The Electric Pencil

Who’s afraid of Hoodstock?

leave a comment »

logo-hoodstock-091Hoodstock ’09 is this weekend – two days to mark the passing of Fredy Villanueva, shot dead by a Montreal police officer one year ago this coming Sunday (Hoodstock, by the way, is a combination of the slang term for neighbourhood and, of course, Woodstock). It will allow for a space to discuss the issues that this youth man’s death has raised: poverty, racism, racial profiling by police, gang violence. But it will also be a space of coming together around music and memories. Sunday will see a memorial walk from the site of Hoodstock. The march, scheduled for 5pm Aug. 9th, was called for by Fredy’s family.

All in all it presents itself as a sober, thoughtful and thoroughly necessary event for a neighbourhood, and city, still dealing with the issues that Fredy’s death has raised.

Which made the words used in last week’s Montreal Gazette article all the more frustrating to read:

At first glance it seems a little like the entertainment equivalent of a time bomb.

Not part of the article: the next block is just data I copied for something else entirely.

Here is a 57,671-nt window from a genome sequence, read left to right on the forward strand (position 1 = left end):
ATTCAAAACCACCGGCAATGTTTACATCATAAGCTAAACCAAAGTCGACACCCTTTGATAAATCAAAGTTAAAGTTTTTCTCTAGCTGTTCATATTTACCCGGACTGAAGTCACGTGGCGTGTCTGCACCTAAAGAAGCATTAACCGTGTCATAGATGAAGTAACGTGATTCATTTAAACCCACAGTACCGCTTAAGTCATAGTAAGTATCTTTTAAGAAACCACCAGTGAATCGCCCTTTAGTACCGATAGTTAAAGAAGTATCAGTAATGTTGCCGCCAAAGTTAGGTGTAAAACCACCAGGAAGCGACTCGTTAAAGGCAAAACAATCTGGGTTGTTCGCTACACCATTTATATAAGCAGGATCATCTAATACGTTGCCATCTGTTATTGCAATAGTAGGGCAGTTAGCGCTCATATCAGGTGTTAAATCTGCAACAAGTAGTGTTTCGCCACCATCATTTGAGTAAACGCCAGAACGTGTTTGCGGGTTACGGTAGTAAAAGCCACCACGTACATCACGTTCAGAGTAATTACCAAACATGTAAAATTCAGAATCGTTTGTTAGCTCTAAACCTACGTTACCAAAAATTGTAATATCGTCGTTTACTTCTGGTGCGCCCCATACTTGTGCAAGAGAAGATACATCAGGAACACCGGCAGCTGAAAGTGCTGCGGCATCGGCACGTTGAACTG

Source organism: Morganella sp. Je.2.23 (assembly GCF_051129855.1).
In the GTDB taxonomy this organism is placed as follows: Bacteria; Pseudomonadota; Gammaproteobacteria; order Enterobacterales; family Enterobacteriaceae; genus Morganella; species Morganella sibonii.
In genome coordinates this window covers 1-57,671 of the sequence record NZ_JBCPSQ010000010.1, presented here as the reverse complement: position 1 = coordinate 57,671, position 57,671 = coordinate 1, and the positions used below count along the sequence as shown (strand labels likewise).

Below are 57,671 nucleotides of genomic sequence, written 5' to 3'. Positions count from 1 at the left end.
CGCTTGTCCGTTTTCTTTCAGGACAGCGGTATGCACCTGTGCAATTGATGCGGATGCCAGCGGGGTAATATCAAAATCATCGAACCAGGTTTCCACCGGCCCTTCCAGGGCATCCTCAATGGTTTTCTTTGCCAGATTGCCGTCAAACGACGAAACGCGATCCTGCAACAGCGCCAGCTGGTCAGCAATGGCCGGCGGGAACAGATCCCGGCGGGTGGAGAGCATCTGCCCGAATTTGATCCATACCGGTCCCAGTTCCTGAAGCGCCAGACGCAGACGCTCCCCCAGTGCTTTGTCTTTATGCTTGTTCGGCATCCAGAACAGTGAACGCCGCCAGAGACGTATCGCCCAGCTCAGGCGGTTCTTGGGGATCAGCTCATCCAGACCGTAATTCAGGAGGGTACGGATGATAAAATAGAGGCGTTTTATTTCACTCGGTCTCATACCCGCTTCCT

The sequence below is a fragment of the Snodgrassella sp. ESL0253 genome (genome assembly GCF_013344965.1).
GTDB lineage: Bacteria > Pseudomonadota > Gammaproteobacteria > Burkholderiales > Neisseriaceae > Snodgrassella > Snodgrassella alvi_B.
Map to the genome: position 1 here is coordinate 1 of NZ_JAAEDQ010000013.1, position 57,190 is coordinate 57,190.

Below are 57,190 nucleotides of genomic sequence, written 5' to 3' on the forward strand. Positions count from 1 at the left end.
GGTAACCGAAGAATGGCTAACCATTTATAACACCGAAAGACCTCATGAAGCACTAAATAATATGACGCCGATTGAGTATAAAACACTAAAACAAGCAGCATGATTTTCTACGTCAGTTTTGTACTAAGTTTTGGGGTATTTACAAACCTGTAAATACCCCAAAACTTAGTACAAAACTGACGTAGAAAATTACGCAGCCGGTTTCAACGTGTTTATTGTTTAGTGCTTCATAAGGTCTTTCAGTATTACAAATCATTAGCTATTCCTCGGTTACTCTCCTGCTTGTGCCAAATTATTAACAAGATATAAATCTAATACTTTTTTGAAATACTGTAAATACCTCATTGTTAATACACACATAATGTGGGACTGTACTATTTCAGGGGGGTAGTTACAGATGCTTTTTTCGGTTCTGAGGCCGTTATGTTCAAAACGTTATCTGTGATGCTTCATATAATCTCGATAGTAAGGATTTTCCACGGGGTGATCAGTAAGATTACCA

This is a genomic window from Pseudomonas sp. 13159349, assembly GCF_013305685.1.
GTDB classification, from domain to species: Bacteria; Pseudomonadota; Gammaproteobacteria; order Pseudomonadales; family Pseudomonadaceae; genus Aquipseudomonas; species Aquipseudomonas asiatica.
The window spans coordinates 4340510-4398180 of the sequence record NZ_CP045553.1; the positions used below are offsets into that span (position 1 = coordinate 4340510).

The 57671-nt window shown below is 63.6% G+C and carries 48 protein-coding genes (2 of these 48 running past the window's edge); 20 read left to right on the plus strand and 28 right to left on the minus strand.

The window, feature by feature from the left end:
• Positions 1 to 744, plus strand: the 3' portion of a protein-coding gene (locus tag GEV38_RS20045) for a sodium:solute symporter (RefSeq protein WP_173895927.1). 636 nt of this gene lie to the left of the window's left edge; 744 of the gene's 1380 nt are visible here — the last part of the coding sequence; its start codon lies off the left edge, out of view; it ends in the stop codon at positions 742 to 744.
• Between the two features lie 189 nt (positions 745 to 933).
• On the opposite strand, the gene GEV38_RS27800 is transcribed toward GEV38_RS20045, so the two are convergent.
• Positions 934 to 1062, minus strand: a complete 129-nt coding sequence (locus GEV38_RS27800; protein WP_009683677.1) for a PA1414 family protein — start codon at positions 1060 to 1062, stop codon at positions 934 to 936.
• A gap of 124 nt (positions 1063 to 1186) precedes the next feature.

While the riots that followed Fredy Villanueva’s shooting last year and the fact that emotions could run high this year as well are both valid topics to cover in a piece about this weekend’s events, I find it incredible that a story would be lead off this way. In it’s opening lines it plants the assumption that there is a real threat of violence this weekend, and leaves it to spokespeople for the event to start on the defensive.

The rest of the article gives ample room to event organisers to explain the event, and the question of violence never comes back up. No quotes from residents who fear for their safety, no police saying they will be beefing up security in the area. So where does the introduction come from?

The piece is anonymous, so no way to contact the author to get an explanation. I can only see two possibilities: either a journalist with an agenda, or – maybe more likely given the tone of the rest of the piece – an attempt at a flashy, grabbing opening line.

A journalist with an agenda is arguably the more concerning of the two scenarios. But the second points to a carelessness just as problematic and misleading to readers.

La Presse, on the other hand, has a piece that deals with all the same issues, but manages to eschew the inflammatory first line.

Written by Tim McSorley

August 5, 2009 at 1:46 am

Leave a Reply

Fill in your details below or click an icon to log in:

WordPress.com Logo

You are commenting using your WordPress.com account. Log Out / Change )

Twitter picture

You are commenting using your Twitter account. Log Out / Change )

Facebook photo

You are commenting using your Facebook account. Log Out / Change )

Google+ photo

You are commenting using your Google+ account. Log Out / Change )

Connecting to %s

%d bloggers like this: